The owner who is my direct supervisor once said to me during a rather tense conversation concerning herd health, “Don’t change what makes you a good herdsman, but please take into consideration the big picture and others’ feelings.” I was allowing my emotions to guide my conversation and lose sight of our true goal. The owner was applauding my tenacity for achieving supreme herd health numbers, but carefully warning me against placing blame and in turn creating an even bigger problem.

Herd manager and other employees020410_irwin_manager_hat

• Provide the owner and other consultants with actual data rather than with feelings, exaggerations and emotions. All credibility is lost if the answer to “How many clinical mastitis cases did you have today?” … is “a bazillion!”

• If you are a parlor manager or supervisor, be willing to explain protocols over and over. Repetition of the proper protocols is the only way for a parlor operator to develop good habits and meet expectations.

advertisement

• Other non-supervisors must realize that their position is just as important as the owners, herd managers or supervisors. A successful parlor does not exist without parlor operators that believe in themselves and their value to an operation.

020410_irwin_consultant_hat

Veterinarians, nutritionists, sales consultants
• Do the best you can to have a personal relationship with the farmers you help. This does not mean you need to attend birthday parties, baptisms and graduations. It means that you know them well enough to be comfortable expressing ALL concerns you have about their business, because problems can only get worse if avoided.

• Compare apples to apples. Our farm was regularly visited by a sales consultant that really wanted to have our business. This individual would ‘number-drop’ all sorts of benchmarks that a handful of his herds were achieving. Upon further investigation the owner and I realized the herds he mentioned were not good comparisons to our operation. I will be the first to admit that high production, on 40 cows or 4,000 cows, is admirable, but the information and expertise a consultant is attempting to provide must first be applicable to your operation.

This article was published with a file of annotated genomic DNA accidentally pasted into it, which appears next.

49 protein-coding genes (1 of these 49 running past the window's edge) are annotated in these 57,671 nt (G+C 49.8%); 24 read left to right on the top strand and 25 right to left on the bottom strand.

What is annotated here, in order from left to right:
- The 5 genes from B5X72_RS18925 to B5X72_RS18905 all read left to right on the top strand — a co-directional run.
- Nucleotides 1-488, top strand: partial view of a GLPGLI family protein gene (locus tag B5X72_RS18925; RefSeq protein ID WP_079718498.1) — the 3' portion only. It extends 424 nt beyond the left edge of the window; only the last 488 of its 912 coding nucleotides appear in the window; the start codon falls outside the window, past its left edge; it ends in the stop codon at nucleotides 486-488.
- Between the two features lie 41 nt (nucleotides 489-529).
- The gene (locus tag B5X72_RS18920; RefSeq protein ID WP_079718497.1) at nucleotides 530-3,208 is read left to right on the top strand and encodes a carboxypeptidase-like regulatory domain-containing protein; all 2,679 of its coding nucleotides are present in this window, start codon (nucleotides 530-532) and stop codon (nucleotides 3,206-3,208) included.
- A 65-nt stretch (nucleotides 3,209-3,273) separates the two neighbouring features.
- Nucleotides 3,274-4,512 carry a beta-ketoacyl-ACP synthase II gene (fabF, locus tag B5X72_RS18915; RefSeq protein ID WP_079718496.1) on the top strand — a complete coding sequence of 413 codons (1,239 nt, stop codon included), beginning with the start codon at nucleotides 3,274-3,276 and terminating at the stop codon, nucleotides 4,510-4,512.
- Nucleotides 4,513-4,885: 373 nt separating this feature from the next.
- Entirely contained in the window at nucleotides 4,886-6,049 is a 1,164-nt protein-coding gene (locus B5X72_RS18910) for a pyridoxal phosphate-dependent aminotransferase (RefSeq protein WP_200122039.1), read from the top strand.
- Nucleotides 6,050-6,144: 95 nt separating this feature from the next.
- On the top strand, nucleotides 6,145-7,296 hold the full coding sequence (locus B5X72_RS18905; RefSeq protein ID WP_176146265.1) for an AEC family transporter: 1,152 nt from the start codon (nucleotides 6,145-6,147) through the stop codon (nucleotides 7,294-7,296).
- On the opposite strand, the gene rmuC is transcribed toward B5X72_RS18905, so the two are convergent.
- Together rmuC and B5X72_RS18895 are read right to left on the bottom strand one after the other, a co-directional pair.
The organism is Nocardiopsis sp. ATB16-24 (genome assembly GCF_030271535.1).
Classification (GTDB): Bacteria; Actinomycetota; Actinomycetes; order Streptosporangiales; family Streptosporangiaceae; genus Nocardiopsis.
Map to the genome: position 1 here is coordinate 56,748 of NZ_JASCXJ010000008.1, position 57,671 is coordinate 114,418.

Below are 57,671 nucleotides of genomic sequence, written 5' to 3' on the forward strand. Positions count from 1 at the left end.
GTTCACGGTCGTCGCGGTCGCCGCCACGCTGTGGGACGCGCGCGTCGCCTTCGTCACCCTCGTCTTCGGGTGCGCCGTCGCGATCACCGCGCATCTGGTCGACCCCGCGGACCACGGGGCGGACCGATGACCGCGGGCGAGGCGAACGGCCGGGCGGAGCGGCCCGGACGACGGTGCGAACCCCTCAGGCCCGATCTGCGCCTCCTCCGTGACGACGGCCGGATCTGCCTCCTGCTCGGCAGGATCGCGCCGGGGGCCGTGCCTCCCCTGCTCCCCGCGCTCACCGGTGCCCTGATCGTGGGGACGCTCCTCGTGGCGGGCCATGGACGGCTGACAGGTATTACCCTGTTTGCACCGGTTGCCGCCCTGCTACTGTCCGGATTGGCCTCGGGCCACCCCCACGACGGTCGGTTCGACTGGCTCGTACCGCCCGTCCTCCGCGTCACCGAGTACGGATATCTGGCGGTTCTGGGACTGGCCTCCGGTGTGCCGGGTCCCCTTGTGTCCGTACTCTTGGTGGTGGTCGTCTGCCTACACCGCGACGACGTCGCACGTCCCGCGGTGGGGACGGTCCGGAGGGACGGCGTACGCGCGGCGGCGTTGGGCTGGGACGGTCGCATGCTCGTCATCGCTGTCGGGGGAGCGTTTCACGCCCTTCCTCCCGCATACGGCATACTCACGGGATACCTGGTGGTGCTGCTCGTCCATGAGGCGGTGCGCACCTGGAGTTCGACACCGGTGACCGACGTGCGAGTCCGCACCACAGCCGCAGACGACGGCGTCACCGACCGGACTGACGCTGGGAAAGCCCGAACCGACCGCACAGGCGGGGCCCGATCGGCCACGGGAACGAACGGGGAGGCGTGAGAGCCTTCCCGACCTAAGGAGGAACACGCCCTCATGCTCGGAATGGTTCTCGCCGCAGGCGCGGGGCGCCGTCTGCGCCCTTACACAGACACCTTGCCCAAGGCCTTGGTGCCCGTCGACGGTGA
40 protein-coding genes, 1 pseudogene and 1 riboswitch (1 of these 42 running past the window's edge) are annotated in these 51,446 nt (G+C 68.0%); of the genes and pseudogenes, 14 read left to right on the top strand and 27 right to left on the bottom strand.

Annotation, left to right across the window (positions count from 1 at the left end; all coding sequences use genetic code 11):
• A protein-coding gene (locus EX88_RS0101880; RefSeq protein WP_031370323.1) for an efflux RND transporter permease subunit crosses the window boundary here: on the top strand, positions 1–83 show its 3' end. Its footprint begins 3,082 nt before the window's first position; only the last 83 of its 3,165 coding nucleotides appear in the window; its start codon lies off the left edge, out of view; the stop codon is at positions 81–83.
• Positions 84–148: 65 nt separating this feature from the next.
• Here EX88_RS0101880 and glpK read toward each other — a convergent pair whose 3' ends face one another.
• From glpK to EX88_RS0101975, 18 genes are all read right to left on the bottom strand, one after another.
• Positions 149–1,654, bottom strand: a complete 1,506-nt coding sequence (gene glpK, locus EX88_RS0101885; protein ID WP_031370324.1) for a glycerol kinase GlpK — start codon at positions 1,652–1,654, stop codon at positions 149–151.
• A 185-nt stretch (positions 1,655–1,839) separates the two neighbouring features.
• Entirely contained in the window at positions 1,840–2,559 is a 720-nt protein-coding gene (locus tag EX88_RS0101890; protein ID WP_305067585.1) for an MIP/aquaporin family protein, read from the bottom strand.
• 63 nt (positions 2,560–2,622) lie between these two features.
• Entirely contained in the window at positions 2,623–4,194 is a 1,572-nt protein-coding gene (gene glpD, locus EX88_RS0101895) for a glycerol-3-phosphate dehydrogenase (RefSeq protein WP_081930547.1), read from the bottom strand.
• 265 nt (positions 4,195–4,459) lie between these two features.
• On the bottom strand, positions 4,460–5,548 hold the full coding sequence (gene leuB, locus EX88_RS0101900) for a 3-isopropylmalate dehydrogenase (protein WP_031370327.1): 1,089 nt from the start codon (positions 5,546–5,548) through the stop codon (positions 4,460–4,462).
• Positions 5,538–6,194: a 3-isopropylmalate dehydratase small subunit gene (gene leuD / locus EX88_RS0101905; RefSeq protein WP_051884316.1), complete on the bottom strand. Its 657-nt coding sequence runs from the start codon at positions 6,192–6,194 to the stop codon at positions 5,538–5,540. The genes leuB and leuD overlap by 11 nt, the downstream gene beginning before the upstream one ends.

• “Please don’t feed the bears.” Feeding the rumor mill only diminishes one’s credibility and professionalism. Most recently on one of the herd’s bi-weekly veterinarian consultations, I was greeted with, “I’m glad to see you here, I heard you got FIRED?!” The veterinarian was not fueling this untruth, only revealing it to me. He was without fault, but any talk of farms going bankrupt or enrolling in CWT, without coming directly from the owners themselves, should be considered untrue and not passed along, even if the intention is humorous. I have never heard a funny story about someone losing their business or job.

Take-home message
Thirteen years removed from the hot and muggy watermelon field, I am pleased to say that the most common greeting at Mercer Vu Farm is “Buenos dias” or “How’s it going, do you guys need any help?”

As many dairy farm employees do, I feel very fortunate to have a fulfilling career that provides a wholesome, nutritious food product to the world. Regardless of job level, we should all strive for an open and honest relationship with the many people involved in our operation and our consumers.

This begins directly with how we communicate with each other. It could be something as simple as turning off the skid-loader instead of attempting to yell over the noise or waiting until the herdsman is done checking fresh cows to discuss an issue.

Dairy producers face many challenges in which they have no control, such as weather, input costs and milk pricing. All people involved must be certain that communication never becomes uncontrollable. Remember… giving communication and employee unity priority will pay high dividends. PD

Jason Irwin
Herd Manager
Mercer Vu Farm Inc.

LATEST BLOG

LATEST NEWS